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Frontiers of Environmental Science & Engineering >> 2012, Volume 6, Issue 5 doi: 10.1007/s11783-012-0444-5

Temporal variation of heavy metal pollution in urban stormwater runoff

State Key Laboratory of Water Environment Simulation, School of Environment, Beijing Normal University, Beijing 100875, China

Available online:2012-10-01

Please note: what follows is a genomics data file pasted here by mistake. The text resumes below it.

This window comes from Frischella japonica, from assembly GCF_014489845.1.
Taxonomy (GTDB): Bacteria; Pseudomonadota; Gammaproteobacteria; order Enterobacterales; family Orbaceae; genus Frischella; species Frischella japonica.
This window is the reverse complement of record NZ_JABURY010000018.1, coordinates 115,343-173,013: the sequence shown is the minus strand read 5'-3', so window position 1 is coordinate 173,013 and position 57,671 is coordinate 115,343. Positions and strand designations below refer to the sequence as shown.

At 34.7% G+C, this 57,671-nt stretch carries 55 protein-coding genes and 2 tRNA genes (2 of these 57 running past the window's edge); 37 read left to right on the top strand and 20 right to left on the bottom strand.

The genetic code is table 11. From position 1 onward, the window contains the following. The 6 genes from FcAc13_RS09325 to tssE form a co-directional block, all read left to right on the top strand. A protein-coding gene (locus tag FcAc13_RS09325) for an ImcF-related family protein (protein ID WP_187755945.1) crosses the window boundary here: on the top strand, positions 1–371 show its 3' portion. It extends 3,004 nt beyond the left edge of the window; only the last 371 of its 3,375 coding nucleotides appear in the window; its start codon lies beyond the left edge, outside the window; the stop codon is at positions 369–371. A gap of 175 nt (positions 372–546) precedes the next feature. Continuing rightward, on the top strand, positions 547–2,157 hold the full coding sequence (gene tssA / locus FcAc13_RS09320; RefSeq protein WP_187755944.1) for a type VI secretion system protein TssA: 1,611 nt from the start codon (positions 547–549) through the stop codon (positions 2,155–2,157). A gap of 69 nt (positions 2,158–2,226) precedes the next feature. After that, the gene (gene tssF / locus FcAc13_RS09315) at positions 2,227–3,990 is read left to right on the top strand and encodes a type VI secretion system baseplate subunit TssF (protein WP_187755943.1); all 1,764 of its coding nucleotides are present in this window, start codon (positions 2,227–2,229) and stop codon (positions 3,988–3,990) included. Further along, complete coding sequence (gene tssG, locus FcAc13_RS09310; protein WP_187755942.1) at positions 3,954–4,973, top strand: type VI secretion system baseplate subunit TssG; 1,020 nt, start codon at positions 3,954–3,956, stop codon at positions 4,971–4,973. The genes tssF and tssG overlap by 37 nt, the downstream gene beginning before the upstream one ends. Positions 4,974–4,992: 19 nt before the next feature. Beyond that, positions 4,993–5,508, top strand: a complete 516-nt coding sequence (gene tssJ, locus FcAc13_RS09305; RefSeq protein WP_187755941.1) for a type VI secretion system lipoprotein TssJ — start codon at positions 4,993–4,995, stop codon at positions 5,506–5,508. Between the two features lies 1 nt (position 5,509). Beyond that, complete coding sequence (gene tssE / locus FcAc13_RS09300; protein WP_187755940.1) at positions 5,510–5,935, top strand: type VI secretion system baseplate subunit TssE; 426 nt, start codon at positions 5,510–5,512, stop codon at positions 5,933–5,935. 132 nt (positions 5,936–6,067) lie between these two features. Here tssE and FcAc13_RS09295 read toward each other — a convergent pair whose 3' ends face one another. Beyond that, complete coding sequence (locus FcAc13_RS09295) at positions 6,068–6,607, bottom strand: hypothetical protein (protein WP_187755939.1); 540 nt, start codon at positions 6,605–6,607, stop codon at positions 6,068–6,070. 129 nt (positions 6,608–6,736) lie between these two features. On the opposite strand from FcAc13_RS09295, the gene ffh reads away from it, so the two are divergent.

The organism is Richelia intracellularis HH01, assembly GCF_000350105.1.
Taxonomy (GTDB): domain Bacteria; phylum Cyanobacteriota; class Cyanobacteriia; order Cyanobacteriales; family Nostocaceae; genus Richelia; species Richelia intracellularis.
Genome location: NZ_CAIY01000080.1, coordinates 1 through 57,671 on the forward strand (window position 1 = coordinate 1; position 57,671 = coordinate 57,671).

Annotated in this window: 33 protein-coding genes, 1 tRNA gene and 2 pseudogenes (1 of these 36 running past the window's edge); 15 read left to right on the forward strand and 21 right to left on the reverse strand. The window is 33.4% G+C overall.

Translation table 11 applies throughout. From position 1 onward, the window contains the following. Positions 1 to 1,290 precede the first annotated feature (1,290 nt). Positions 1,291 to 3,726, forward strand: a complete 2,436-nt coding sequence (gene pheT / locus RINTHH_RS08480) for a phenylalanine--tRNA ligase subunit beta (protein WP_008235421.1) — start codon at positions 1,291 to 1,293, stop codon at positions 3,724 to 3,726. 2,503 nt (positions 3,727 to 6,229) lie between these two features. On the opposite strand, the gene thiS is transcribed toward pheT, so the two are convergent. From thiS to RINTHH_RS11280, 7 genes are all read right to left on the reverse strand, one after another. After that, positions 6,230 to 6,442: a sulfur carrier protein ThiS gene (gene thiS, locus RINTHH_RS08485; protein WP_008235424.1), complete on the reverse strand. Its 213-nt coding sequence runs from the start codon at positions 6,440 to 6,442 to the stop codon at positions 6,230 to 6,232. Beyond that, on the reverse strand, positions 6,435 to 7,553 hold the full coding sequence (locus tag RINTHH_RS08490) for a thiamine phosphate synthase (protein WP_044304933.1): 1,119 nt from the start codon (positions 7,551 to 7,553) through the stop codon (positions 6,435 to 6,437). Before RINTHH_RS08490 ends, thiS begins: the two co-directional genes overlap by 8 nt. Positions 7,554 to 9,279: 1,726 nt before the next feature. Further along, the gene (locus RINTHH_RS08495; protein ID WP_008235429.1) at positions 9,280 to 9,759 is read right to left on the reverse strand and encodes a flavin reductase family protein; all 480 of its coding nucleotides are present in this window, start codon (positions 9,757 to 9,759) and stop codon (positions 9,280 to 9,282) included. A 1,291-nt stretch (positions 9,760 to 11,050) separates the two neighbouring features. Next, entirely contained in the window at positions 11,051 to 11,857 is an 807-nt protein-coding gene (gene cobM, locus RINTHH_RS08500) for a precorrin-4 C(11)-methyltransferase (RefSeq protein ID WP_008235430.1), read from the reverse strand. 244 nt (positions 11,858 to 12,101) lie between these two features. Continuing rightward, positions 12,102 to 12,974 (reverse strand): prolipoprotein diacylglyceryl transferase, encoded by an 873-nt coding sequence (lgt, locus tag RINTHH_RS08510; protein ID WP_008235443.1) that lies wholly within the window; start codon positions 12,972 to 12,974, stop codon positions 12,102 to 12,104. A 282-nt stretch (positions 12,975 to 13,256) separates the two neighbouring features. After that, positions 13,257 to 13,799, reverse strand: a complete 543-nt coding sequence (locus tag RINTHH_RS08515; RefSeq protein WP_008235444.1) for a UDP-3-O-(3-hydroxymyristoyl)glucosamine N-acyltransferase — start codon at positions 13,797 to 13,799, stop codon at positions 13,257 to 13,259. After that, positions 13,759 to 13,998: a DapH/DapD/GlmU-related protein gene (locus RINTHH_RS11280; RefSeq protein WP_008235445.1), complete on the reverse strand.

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Stormwater runoff from three types of urban surfaces, a parking lot, a street, and a building roof, was monitored during four rainfall events that occurred in the one-year period from June 2009 to June 2010. The event mean concentrations (EMC) of dissolved copper (Cu), lead (Pb), zinc (Zn), manganese (Mn), and iron (Fe) exceeded China’s National Water Quality Standards for Surface Water. The degree of heavy metal contamination was related to the type of underlying surfaces. Additionally, the concentration of dissolved heavy metals peaked shortly after the runoff began and then declined sharply as a result of adequate flushing. First flush effects of varying degrees were also observed during all of the monitored rainfall events based on the first flush ratio ( ). Redundancy analysis revealed that four environmental variables (rainfall depth, intensity, antecedent dry weather period and type of underlying surface) had significant effects on the strengths of the first flush effects, accounting for 72.9% of the variation in the . Dissolved metals presented varying first flush effects on different underlying surfaces that occurred in the following relative order: parking lot>roof>road for low intensity and high runoff volume rainfall events; parking lot>road>roof for high intensity and low runoff volume events. The relative strength of the first flush for dissolved heavy metals was Fe, Mn>Cu, Zn>Pb.

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